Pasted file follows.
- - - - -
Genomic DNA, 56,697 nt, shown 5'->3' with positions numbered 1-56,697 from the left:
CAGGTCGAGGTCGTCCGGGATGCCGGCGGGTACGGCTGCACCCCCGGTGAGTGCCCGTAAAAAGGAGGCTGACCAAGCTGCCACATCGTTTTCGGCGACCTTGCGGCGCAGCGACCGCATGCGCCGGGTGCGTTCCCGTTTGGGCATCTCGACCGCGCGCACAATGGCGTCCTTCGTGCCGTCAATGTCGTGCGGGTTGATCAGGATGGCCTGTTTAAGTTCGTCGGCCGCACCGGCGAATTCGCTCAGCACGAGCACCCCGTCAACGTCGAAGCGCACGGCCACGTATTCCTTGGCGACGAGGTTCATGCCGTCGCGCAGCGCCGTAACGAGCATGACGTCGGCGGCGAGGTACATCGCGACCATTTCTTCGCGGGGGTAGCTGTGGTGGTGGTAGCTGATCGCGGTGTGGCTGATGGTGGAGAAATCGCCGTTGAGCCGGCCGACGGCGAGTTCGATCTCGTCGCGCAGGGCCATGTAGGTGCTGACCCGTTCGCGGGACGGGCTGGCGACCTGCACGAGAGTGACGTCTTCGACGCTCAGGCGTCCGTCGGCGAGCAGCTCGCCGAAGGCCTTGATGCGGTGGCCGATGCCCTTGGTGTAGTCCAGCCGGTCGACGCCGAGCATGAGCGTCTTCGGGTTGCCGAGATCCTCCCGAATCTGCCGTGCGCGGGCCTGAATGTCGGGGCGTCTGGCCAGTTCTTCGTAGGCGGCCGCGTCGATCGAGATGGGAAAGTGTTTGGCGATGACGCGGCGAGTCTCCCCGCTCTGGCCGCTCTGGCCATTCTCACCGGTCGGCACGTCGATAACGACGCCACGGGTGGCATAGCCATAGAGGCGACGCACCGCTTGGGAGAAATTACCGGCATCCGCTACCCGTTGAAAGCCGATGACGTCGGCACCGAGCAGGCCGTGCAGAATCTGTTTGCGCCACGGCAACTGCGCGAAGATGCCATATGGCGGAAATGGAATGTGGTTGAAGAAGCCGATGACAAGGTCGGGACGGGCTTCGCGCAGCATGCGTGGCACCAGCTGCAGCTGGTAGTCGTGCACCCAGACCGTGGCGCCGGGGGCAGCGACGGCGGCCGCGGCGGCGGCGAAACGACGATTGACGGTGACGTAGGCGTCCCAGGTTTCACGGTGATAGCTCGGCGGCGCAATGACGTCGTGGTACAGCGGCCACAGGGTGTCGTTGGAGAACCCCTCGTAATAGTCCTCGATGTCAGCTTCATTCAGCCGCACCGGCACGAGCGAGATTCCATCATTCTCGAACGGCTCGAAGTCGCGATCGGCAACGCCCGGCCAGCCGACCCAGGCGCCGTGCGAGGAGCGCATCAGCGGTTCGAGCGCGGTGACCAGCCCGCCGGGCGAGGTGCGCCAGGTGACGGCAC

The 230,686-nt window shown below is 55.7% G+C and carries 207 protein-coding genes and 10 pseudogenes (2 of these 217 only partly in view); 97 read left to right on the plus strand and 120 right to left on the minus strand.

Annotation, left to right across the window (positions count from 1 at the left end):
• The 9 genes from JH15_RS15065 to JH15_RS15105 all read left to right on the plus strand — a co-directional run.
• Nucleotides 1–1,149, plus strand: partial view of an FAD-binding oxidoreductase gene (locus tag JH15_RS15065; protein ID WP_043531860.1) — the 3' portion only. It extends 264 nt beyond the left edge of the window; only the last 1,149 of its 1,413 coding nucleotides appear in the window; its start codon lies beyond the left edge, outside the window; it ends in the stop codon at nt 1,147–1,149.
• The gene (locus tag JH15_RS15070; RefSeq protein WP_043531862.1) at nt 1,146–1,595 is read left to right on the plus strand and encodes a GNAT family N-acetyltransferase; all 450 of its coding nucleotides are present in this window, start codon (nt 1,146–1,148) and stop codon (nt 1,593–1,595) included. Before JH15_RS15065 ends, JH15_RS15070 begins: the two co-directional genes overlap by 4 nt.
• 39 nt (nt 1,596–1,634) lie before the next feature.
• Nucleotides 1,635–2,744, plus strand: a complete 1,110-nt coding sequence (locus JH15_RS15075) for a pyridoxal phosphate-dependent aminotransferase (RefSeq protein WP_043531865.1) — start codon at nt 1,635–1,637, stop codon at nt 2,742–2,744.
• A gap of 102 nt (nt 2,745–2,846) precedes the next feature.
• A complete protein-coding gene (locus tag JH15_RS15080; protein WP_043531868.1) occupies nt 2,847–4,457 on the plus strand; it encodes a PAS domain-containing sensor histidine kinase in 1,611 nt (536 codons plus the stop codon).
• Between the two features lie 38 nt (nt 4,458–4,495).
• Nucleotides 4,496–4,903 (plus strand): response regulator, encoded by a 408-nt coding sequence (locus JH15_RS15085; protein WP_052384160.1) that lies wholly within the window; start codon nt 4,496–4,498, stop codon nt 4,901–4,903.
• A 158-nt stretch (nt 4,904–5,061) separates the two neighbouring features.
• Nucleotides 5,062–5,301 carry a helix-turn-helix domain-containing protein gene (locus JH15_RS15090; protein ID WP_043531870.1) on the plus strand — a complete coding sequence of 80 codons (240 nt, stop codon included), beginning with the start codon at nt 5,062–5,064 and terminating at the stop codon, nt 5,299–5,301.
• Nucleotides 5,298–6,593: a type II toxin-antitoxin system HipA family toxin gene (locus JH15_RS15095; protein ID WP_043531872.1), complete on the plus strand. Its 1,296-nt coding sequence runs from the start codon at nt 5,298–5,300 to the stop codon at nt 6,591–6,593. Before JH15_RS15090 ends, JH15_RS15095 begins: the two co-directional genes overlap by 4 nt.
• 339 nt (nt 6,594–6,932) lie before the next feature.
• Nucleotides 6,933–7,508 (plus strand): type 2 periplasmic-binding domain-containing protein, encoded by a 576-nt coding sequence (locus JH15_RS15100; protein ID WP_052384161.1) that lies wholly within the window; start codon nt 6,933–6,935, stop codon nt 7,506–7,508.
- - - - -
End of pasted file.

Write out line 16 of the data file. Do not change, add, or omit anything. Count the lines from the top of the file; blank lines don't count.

• Nucleotides 5,298–6,593: a type II toxin-antitoxin system HipA family toxin gene (locus JH15_RS15095; protein ID WP_043531872.1), complete on the plus strand. Its 1,296-nt coding sequence runs from the start codon at nt 5,298–5,300 to the stop codon at nt 6,591–6,593. Before JH15_RS15090 ends, JH15_RS15095 begins: the two co-directional genes overlap by 4 nt.